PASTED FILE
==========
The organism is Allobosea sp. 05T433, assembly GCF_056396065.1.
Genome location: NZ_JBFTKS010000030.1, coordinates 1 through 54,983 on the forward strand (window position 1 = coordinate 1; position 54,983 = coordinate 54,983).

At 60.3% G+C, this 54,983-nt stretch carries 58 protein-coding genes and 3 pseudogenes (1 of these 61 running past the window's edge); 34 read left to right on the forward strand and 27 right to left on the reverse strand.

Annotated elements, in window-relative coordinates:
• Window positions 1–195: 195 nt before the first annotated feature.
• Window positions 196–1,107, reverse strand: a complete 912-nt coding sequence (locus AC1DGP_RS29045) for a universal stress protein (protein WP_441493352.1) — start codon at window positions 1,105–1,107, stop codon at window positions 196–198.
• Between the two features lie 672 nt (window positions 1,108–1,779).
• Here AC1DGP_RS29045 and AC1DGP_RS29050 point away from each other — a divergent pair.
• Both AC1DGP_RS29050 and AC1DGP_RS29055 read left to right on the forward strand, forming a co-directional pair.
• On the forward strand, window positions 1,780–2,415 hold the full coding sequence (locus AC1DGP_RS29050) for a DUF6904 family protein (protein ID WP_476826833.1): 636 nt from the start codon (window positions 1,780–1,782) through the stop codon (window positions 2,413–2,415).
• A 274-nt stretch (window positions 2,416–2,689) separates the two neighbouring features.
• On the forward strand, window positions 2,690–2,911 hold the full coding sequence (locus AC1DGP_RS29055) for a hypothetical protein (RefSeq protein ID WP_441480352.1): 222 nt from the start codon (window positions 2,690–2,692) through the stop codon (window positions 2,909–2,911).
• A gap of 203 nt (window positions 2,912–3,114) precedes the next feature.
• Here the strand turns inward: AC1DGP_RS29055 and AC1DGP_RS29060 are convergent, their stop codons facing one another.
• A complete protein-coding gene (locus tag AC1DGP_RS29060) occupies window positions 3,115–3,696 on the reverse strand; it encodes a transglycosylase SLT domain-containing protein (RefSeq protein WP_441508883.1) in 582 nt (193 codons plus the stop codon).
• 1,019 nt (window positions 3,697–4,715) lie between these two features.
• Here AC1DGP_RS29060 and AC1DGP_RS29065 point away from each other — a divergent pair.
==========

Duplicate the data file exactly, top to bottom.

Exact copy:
The organism is Allobosea sp. 05T433, assembly GCF_056396065.1.
Genome location: NZ_JBFTKS010000030.1, coordinates 1 through 54,983 on the forward strand (window position 1 = coordinate 1; position 54,983 = coordinate 54,983).

At 60.3% G+C, this 54,983-nt stretch carries 58 protein-coding genes and 3 pseudogenes (1 of these 61 running past the window's edge); 34 read left to right on the forward strand and 27 right to left on the reverse strand.

Annotated elements, in window-relative coordinates:
• Window positions 1–195: 195 nt before the first annotated feature.
• Window positions 196–1,107, reverse strand: a complete 912-nt coding sequence (locus AC1DGP_RS29045) for a universal stress protein (protein WP_441493352.1) — start codon at window positions 1,105–1,107, stop codon at window positions 196–198.
• Between the two features lie 672 nt (window positions 1,108–1,779).
• Here AC1DGP_RS29045 and AC1DGP_RS29050 point away from each other — a divergent pair.
• Both AC1DGP_RS29050 and AC1DGP_RS29055 read left to right on the forward strand, forming a co-directional pair.
• On the forward strand, window positions 1,780–2,415 hold the full coding sequence (locus AC1DGP_RS29050) for a DUF6904 family protein (protein ID WP_476826833.1): 636 nt from the start codon (window positions 1,780–1,782) through the stop codon (window positions 2,413–2,415).
• A 274-nt stretch (window positions 2,416–2,689) separates the two neighbouring features.
• On the forward strand, window positions 2,690–2,911 hold the full coding sequence (locus AC1DGP_RS29055) for a hypothetical protein (RefSeq protein ID WP_441480352.1): 222 nt from the start codon (window positions 2,690–2,692) through the stop codon (window positions 2,909–2,911).
• A gap of 203 nt (window positions 2,912–3,114) precedes the next feature.
• Here the strand turns inward: AC1DGP_RS29055 and AC1DGP_RS29060 are convergent, their stop codons facing one another.
• A complete protein-coding gene (locus tag AC1DGP_RS29060) occupies window positions 3,115–3,696 on the reverse strand; it encodes a transglycosylase SLT domain-containing protein (RefSeq protein WP_441508883.1) in 582 nt (193 codons plus the stop codon).
• 1,019 nt (window positions 3,697–4,715) lie between these two features.
• Here AC1DGP_RS29060 and AC1DGP_RS29065 point away from each other — a divergent pair.